To say that the PC brigade “does not kill comedy” is incredibly optimistic. Unless you want to go down the route of “it must be true because comedians still exist”, then the argument is clearly false. Comedians have been fired for jokes; that’s just a fact. Ask Gilbert Godfried or Catherine Deveney. And again, even if you think those sackings were justified, you’re missing the point. Such is the power of Twitter. James Gunn was fired for an old joke, Stephen Colbert was almost cancelled for a joke taken out of context (see later), and Joss Whedon (not specific to comedy but an excellent example) was bullied off of Twitter by a mob of people claiming to be feminists who didn’t like a storyline in Avengers: Age of Ultron – these people somehow having missed the memo that Whedon was the genius behind Buffy the Vampire Slayer, not just a great feminist show but one of the greatest TV shows of all time. Also, it doesn’t have to be comedians. It can be a couple of friends sharing a joke between themselves that someone with a stick up their rear end happens to overhear. It’s not hard to find a well-known comedian talking about the worry they have about being held to too high a standard or having already told the joke that will get them fired (for example Jack Whitehall). So the premise that mass groups on Twitter do not constitute a threat to freedom of comedic expression is not one I buy.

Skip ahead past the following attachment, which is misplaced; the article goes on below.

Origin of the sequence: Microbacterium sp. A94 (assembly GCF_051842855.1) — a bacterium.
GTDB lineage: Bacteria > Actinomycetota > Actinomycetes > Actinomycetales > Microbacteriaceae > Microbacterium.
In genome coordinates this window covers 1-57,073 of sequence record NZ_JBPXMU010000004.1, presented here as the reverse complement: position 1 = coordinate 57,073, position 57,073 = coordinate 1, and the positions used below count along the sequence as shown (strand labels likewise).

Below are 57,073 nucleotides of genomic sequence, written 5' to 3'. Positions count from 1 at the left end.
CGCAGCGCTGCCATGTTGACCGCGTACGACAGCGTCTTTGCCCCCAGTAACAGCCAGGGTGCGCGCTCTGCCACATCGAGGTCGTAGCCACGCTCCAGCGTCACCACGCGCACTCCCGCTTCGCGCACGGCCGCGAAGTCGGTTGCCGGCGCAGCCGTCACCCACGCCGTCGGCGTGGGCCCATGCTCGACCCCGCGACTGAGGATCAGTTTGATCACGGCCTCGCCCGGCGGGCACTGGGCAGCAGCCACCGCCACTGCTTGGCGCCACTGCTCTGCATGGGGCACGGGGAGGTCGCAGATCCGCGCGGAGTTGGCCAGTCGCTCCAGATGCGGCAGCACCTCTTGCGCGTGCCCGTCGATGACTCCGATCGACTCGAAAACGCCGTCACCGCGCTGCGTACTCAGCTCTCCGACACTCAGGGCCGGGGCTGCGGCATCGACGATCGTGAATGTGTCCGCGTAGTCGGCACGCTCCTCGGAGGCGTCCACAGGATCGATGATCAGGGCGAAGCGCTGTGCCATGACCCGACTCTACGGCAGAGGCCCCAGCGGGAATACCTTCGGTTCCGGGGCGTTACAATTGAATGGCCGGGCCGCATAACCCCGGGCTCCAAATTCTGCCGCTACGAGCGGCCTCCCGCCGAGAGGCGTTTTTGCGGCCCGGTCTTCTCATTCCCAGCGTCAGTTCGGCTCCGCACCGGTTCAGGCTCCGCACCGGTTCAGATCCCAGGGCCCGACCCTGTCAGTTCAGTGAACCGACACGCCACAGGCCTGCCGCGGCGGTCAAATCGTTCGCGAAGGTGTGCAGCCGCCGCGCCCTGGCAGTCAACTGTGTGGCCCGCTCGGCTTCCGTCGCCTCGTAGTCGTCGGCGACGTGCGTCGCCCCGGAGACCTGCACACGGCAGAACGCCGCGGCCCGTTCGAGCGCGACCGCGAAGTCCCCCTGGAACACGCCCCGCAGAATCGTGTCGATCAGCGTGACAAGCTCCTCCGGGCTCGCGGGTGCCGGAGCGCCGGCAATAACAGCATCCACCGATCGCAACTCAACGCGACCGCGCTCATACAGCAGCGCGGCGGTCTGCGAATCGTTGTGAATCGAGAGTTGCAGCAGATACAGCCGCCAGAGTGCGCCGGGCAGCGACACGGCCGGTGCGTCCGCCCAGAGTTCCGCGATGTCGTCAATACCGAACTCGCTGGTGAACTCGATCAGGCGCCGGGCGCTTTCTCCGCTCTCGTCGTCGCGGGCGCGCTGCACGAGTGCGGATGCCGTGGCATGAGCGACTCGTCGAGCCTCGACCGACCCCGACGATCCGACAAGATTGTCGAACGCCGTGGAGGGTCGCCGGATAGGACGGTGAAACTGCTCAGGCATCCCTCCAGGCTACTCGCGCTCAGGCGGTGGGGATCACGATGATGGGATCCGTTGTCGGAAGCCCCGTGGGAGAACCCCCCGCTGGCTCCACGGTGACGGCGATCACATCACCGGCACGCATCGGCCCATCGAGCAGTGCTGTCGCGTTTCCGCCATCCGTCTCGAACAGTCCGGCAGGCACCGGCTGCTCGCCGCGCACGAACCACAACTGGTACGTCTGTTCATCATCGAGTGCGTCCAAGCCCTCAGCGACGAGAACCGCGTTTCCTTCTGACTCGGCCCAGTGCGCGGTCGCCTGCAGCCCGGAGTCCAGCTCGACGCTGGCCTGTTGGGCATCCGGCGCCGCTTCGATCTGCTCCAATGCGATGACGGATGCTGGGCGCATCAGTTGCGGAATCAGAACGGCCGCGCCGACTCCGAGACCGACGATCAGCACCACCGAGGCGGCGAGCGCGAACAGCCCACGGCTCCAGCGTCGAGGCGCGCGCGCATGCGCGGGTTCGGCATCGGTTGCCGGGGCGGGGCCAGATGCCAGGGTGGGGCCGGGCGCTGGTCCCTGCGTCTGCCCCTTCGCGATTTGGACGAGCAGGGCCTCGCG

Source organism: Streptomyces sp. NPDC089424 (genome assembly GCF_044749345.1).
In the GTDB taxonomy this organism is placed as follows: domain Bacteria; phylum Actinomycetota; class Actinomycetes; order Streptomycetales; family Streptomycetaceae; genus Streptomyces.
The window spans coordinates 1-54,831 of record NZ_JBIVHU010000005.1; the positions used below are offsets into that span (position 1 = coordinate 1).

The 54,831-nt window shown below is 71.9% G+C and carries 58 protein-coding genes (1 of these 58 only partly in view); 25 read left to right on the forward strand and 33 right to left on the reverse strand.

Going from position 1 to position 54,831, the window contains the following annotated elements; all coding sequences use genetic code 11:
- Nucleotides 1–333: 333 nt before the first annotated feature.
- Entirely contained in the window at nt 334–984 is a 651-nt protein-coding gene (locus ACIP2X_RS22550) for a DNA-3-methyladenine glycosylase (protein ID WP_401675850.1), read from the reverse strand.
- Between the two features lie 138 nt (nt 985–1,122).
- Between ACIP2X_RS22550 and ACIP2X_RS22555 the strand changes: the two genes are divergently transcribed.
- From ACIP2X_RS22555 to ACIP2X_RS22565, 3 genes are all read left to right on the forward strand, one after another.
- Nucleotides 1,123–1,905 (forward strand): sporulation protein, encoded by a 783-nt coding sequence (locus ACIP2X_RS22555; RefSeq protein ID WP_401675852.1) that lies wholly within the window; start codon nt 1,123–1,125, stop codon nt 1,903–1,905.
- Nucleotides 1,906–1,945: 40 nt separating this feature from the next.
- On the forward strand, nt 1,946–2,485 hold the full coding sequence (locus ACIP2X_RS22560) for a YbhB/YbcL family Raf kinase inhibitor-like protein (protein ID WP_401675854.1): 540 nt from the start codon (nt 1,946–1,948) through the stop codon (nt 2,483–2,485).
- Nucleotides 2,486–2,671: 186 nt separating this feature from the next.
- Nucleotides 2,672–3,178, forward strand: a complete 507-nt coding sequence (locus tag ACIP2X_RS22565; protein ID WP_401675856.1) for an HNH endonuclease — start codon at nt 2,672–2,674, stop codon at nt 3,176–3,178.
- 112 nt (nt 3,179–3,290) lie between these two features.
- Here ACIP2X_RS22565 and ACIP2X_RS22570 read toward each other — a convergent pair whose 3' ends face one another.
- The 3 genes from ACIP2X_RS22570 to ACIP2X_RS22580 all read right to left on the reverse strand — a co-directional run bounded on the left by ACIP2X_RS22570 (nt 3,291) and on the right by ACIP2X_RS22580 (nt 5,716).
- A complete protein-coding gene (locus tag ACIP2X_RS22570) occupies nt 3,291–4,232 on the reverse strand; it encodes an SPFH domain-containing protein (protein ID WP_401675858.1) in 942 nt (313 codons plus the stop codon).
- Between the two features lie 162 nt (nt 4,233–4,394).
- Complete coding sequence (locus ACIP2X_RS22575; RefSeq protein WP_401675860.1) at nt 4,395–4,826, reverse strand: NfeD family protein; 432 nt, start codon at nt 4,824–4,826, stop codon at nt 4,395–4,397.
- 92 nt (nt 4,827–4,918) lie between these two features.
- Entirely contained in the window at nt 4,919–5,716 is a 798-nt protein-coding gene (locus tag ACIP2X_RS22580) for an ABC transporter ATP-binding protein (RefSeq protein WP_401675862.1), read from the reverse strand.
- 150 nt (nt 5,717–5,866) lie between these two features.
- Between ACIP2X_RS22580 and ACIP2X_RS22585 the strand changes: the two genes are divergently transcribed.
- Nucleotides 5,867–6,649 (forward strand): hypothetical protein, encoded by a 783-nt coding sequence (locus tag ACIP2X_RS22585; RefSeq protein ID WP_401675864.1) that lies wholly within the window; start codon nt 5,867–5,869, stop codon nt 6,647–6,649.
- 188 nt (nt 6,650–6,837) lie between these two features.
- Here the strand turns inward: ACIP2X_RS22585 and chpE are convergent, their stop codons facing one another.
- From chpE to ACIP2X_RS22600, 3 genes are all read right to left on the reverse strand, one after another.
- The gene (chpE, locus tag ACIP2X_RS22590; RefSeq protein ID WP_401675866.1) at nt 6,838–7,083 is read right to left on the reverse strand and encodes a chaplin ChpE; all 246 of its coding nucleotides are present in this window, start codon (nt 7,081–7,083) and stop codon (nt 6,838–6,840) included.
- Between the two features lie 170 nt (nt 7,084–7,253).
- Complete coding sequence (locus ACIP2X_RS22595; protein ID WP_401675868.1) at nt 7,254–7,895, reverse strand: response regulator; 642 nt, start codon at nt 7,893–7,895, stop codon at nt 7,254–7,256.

Bernhardt then defends against an attack nobody was mounting. “It might seem unfair to take Allen to task… but his comments have weight”, he writes. In other words, he’s writing not because of the context in which the comments were made, but who was making them. No. You’re absolutely allowed to have an opinion on Allen’s comments; just like I’m allowed to have an opinion on yours. It might be different if these were comments made in private that somehow became public, but Allen knew what he was saying. Presumably, he stands by those comments. Allen is fair game. So is Bernhardt.